The province is gaining additional Crown land to protect species at risk, support forestry needs and increase a provincial park.
“Government has an important role to play in protecting our rich natural resources, and increasing our Crown land base helps us accomplish this,” said acting Natural Resources Minister Andrew Younger.
“We are paying a fair price, supported by independent evaluations, and are also fortunate to benefit from a land donation.”
The purchases include:
— Bella Island in Mahone Bay, home to the piping plover and common loon, and a habitat for migratory birds, for $800,000
— more land on McNabs Island in Halifax Harbour, bringing provincial ownership up to 94 per cent, for $111,555
— well-managed forest land in Guysborough County that is needed for fibre in eastern Nova Scotia, for $559,255.
The Bella Island purchase was done in conjunction with the Mahone Islands Conservation Association which contributed $250,000 to the initiative, leaving the provincial share at $550,000.
“Bella Island is one of the few remaining privately-owned islands in Mahone Bay in its natural state, a gem that must be protected,” said John Meisner, chair of the association. “The association truly appreciates the long-term support the province has shown for this type of project.”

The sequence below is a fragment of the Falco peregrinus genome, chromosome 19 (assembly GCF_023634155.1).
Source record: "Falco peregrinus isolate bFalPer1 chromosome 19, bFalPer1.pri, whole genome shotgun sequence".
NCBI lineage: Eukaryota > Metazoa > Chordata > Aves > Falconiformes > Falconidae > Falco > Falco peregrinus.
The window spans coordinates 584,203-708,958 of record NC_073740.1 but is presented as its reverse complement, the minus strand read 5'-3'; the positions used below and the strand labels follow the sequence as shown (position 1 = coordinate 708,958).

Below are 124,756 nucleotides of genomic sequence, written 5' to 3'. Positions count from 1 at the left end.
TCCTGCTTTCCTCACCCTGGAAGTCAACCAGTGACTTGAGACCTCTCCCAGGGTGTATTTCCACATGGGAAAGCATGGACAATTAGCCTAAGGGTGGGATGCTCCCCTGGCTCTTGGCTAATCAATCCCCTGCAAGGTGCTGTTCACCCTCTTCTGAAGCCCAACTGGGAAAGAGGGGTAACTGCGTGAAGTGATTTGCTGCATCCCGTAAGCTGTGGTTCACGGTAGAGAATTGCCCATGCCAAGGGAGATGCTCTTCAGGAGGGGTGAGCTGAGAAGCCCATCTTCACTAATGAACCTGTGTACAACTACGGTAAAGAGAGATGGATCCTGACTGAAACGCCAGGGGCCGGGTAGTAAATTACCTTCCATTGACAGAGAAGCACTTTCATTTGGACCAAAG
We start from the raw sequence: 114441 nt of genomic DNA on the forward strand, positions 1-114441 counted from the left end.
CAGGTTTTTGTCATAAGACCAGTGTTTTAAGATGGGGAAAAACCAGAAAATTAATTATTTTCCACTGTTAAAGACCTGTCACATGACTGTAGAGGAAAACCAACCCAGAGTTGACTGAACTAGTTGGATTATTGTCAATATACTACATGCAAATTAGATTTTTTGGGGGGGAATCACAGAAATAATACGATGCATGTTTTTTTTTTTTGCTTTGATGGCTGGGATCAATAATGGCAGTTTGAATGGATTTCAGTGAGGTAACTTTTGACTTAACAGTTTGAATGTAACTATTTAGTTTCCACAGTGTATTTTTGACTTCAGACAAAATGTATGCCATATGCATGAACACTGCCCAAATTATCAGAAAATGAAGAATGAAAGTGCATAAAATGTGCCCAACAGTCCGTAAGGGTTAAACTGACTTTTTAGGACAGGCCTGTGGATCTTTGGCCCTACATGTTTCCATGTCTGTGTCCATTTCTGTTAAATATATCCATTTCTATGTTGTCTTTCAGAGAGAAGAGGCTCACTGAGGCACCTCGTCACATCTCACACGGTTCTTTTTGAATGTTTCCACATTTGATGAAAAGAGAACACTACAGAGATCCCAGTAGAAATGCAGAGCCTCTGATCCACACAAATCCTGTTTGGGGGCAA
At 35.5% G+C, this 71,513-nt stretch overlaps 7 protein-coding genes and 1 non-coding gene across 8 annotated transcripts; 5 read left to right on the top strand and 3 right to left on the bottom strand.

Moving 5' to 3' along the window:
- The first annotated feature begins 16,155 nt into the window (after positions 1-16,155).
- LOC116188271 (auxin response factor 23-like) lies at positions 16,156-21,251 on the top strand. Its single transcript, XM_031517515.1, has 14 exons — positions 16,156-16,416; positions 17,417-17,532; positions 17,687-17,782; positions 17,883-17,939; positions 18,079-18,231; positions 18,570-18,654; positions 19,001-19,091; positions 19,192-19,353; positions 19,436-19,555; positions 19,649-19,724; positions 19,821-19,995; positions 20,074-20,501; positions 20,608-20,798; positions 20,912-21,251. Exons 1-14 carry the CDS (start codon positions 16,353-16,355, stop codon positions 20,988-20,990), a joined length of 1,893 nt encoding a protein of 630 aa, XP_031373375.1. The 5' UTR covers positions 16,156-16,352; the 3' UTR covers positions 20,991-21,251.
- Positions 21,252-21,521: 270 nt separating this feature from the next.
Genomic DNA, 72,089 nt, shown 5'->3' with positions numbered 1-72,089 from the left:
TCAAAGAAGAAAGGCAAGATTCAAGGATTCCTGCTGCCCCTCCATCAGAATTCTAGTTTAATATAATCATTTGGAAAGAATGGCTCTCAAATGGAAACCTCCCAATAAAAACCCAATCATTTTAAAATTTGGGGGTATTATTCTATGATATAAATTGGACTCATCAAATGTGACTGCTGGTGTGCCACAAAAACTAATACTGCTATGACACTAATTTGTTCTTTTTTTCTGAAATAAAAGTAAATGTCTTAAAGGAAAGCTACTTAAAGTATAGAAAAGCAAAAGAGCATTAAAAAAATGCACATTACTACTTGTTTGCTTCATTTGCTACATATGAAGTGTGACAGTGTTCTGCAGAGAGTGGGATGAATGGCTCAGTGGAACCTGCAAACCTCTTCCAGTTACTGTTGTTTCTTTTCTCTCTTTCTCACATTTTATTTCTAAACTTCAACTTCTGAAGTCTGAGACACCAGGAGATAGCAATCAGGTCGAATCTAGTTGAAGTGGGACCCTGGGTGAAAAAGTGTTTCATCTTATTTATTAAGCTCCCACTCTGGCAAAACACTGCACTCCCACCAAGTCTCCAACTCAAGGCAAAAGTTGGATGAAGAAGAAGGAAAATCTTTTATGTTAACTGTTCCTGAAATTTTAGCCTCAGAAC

In addition, just over 1,100 acres of surplus forest lands were purchased from Looke CanCut Ltd. and D. B. Logging Ltd. in Annapolis County and 300 acres from Donald MacIsaac in Antigonish County. All three parcels totaled $663,400. The land is surplus to the companies and selling it will allow them to reinvest in their businesses. These purchases wrap up the $20-million Forestry Transition Program, which ran between 2008-09 and 2013-14.
The province also accepted a donation of 54 acres of land in Askilton, Inverness Co. from Donald and Brenda Theakston, of Valley, Colchester Co.
“We hope this gift of land will expand the River Inhabitants Nature Reserve and preserve the bog which has always been important to our family,” said Mr. and Ms. Theakston.
The property was appraised at $24,000 and is part of an important habitat for Atlantic salmon, brook trout and the wood turtle, which was declared a threatened species this year.